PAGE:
And that is why I rejected all the above approaches and decided instead to speak of mundane things: not mundane in the sense of boring or trivial, but in its true sense of worldly, here-and-now, real. Henry Kissinger’s precept holds that the most any statesman can aim for is to build the foundation for a generation of peace, and thus, while speculating about the millennium is fun, our task remains that of identifying the most likely challenges that world affairs may present over the next twenty-five years. That task may suggest some laundry list of problems and solutions, but I think the best way to prepare for a mysterious future is to stress not our ends or even our means, but our assets. That is because the strength and flexibility of our foreign policy assets will determine America’s ability to employ various means in pursuit of multiple goals, adjust to unanticipated threats and challenges, and lead other nations to adjust to them, too.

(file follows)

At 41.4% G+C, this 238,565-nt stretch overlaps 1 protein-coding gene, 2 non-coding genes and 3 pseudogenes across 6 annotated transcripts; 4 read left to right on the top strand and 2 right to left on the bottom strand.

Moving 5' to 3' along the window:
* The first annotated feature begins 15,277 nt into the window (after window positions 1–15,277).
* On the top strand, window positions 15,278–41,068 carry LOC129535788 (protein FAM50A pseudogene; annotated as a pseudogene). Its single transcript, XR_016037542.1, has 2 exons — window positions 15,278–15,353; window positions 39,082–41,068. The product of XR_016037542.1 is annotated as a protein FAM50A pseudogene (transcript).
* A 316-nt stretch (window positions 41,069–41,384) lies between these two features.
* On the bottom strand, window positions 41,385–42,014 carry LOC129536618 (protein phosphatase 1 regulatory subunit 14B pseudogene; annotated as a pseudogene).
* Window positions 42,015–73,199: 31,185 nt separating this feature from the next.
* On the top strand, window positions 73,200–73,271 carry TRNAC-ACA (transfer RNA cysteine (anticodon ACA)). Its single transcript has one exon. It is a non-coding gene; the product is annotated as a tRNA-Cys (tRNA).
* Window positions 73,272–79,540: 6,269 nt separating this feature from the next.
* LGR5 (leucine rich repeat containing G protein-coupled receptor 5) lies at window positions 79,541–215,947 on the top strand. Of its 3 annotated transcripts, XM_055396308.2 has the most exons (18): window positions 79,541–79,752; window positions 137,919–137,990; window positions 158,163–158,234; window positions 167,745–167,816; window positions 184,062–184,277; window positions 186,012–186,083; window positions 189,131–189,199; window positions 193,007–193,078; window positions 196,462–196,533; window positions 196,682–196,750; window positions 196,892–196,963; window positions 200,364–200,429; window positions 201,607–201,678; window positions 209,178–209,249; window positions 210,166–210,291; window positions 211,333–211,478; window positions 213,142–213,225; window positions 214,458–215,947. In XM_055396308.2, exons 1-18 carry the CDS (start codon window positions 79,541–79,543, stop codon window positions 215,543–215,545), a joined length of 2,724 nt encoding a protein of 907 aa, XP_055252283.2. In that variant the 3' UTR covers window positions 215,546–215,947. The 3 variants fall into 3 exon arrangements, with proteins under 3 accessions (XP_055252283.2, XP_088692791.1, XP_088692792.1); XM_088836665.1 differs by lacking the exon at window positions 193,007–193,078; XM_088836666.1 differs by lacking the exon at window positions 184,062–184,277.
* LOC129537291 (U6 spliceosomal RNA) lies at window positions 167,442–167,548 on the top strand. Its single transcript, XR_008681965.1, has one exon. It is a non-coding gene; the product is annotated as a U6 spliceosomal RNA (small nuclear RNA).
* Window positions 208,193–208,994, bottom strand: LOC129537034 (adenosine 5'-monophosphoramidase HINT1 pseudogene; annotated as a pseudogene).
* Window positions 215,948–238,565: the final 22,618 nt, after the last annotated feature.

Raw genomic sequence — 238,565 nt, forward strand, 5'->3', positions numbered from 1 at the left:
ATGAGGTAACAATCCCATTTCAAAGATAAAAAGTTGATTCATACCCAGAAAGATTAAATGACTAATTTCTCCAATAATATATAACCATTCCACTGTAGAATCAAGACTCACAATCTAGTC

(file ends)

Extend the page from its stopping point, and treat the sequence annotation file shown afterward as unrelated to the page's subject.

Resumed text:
Today, at the end of America’s second century in foreign affairs, it may appear that little agreement exists about the nature of the international system and what America’s role in it ought to be. We see Republicans, who were bold interventionists so long as the Soviet Union existed, criticizing President Clinton’s diplomacy as opportunistic, unrealistic, inconsistent, or simply incompetent. The administration, in turn, accuses anyone who resists its foreign initiatives of that wickedest of heresies: isolationism. In truth, the leaders of both political parties and most foreign policy experts display a surprising consensus in favor of continued American leadership in pursuit of similar goals. To be sure, there is disagreement over priorities and tactics in a given case such as Kosovo or the Comprehensive Test Ban Treaty. But I think almost everyone from Patrick Buchanan to Madeleine Albright would agree on the following basic goals of our foreign policy: (1) security for the territory, citizens, and property of the United States, and for those nations whose welfare directly affects our own; (2) stability in as much of the world as possible, because the more stable our environment the more we can anticipate possible breakdowns and the less we will be called upon to fix; (3) an open, transparent, and fair system of trade, both to increase our prosperity and the stake that all nations have in security and stability; and (4) promotion of respect for those inalienable rights with which, Americans believe, all human beings have been endowed by their Creatorand not only because it is just, but because the more governments respect their own people’s rights, the more likely they are to respect those of others.